Plans to build a Gateway Rail Tunnel under the Hudson River have been given a financial push forward thanks to $70 million in funding that will be used for preliminary engineering work to accelerate the project, the Port Authority of NY and NJ announced Wednesday.

FILE - In this Friday, Nov. 14, 2014 file photo, a New Jersey Transit train travels across a portal bridge in Kearny, N.J. Plans call for a pair of replacement bridges for the 105-year-old structure. The first one will cost $940 million. Amtrak and New Jersey Transit carry between 150,000 and 200,000 people across the bridge each day. (AP Photo/Julio Cortez)
A New Jersey Transit train travels across a portal bridge in Kearny, N.J. (AP Photo/Julio Cortez)

According to the Port Authority, $35 million in federal funding from Amtrak will be added to another $35 million from the Port Authority so that environmental reviews and the permit process for the tunnel project can be expedited.

"This financial commitment will help build momentum and expedite review and permitting for the rehabilitation of the existing tunnel and creation of the new tunnel," the Port Authority said in a statement.

In addition to the funding, U.S. Transportation Secretary Anthony Foxx said his department will take steps to "accelerate federal environmental reviews and permitting for the Hudson Tunnel Project," according to a statement released Wednesday by the Port Authority.

In November, the federal government agreed to fund at least 50 percent of the cost of the project. As part of the deal, state and federal officials will create a development corporation to oversee the project moving forward. The estimated cost of the project is about $20 billion and could take a decade to complete.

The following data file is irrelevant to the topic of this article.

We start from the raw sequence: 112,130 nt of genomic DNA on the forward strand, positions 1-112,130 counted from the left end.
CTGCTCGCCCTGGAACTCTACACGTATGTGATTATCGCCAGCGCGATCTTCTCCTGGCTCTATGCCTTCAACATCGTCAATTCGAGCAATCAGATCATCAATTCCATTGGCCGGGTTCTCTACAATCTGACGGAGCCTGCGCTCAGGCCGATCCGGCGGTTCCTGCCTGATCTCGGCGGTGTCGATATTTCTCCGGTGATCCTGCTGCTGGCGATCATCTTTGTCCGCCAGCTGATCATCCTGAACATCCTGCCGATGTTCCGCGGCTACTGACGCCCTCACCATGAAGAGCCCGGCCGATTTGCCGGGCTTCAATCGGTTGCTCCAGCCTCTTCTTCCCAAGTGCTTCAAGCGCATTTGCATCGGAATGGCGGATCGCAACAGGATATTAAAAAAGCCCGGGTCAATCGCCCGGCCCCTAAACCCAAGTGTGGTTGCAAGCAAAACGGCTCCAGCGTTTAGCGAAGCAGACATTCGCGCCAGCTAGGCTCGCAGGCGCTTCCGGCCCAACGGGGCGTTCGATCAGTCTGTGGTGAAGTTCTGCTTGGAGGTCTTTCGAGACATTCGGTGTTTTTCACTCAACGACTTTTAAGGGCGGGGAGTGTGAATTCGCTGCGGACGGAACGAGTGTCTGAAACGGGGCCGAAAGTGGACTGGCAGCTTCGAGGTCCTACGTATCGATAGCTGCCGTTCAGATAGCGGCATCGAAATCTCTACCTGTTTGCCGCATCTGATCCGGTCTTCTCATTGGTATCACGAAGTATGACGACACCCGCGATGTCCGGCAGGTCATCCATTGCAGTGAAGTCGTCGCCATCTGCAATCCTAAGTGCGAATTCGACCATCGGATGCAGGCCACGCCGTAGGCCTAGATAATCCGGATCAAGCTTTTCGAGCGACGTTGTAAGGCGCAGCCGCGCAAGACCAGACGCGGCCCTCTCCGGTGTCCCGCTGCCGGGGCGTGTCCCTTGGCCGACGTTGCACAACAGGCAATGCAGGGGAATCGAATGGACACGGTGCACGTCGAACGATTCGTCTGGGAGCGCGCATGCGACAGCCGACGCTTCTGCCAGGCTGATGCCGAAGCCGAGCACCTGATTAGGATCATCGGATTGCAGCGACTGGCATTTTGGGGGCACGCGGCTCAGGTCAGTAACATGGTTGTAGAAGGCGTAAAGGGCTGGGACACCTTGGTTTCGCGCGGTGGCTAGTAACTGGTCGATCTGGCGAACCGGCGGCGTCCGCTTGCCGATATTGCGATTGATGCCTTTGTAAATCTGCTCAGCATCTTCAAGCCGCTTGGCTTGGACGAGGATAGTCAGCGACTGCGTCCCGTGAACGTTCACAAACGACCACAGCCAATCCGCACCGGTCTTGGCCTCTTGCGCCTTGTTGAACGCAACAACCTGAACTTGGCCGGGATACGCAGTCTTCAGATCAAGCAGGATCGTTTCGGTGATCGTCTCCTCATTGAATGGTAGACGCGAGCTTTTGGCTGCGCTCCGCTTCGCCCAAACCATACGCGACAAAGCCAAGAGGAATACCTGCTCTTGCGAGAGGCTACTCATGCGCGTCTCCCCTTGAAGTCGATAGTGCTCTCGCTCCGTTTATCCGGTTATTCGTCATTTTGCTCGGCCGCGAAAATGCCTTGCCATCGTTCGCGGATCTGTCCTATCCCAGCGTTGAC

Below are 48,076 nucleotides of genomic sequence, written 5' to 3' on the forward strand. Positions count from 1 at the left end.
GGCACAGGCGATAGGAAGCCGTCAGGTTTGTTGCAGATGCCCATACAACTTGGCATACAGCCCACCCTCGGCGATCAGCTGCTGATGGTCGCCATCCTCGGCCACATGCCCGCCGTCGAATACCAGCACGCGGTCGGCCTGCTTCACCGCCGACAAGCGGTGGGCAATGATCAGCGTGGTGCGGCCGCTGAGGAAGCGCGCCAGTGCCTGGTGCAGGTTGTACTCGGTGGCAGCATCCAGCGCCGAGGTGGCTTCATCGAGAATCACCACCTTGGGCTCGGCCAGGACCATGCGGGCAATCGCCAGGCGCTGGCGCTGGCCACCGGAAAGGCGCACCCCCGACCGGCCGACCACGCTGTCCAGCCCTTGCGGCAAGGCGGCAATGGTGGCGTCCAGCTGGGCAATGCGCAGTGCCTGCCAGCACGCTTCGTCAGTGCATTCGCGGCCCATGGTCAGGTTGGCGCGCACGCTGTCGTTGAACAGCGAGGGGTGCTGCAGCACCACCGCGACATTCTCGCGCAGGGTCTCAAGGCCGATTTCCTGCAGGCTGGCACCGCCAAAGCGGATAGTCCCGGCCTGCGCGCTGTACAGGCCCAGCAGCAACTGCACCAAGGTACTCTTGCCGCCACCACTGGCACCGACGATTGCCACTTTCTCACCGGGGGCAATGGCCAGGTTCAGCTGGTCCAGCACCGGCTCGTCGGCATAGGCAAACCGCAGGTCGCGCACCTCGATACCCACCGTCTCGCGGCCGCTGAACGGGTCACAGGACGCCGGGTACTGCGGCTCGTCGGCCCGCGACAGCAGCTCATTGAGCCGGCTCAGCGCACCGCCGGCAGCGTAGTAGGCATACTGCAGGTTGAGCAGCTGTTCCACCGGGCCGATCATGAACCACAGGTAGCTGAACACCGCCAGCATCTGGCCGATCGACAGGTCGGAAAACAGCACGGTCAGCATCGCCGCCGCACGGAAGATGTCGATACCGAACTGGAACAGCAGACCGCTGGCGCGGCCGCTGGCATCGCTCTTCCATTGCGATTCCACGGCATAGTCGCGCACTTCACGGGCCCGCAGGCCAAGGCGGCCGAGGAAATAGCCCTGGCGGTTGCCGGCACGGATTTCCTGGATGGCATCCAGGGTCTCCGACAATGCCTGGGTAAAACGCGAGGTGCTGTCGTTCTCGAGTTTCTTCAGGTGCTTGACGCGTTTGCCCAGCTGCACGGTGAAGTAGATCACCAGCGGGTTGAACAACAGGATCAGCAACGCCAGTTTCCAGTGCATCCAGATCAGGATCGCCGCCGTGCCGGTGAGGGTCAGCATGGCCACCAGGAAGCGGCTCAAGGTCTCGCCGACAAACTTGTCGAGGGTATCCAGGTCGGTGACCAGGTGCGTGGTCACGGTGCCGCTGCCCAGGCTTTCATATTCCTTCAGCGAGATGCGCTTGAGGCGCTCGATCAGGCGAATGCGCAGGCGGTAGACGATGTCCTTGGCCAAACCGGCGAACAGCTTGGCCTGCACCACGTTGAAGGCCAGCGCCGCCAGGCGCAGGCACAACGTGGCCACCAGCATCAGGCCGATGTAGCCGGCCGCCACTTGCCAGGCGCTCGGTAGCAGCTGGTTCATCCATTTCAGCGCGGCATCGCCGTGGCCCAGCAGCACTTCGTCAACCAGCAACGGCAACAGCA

The federal government’s agreement to fund half the project follows the proposal outlined in a joint letter sent by NJ Gov. Chris Christie and NY Gov. Andrew Cuomo to President Barack Obama in September, asking the federal government to fund half the stalled project.

According to officials, the new, two-track trans-Hudson rail tunnel "will allow for the closure and rehabilitation of the existing 106-year old tunnel that was badly damaged by Superstorm Sandy in October 2012." The new tunnel will provide a "vital backup" to the existing century-old tunnel, officials said.

The existing tunnel already operates at peak capacity. Electrical problems, especially along the Northeast Corridor between Washington D.C. and Boston, result in regular delays along the line. The Associated Press reports that 750,000 people ride the corridor each day on Amtrak or several commuter lines, according to Amtrak.


"The need to provide new rail tunnels under the Hudson has never been greater. Riders are suffering from delays, the current tunnels are in severe disrepair and today’s announcement can help move the project forward," Rep. Bill Pascrell, (D-NJ) said in a statement. "We know that this problem could have been alleviated sooner if the Access to the Region's Core (ARC) Tunnel project had continued, but when Gov. Christie shut down the project with shovels in the ground, New Jersey was set back greatly."

Toniann Antonelli can be reached at, or on Twitter @ToniRadio1015.

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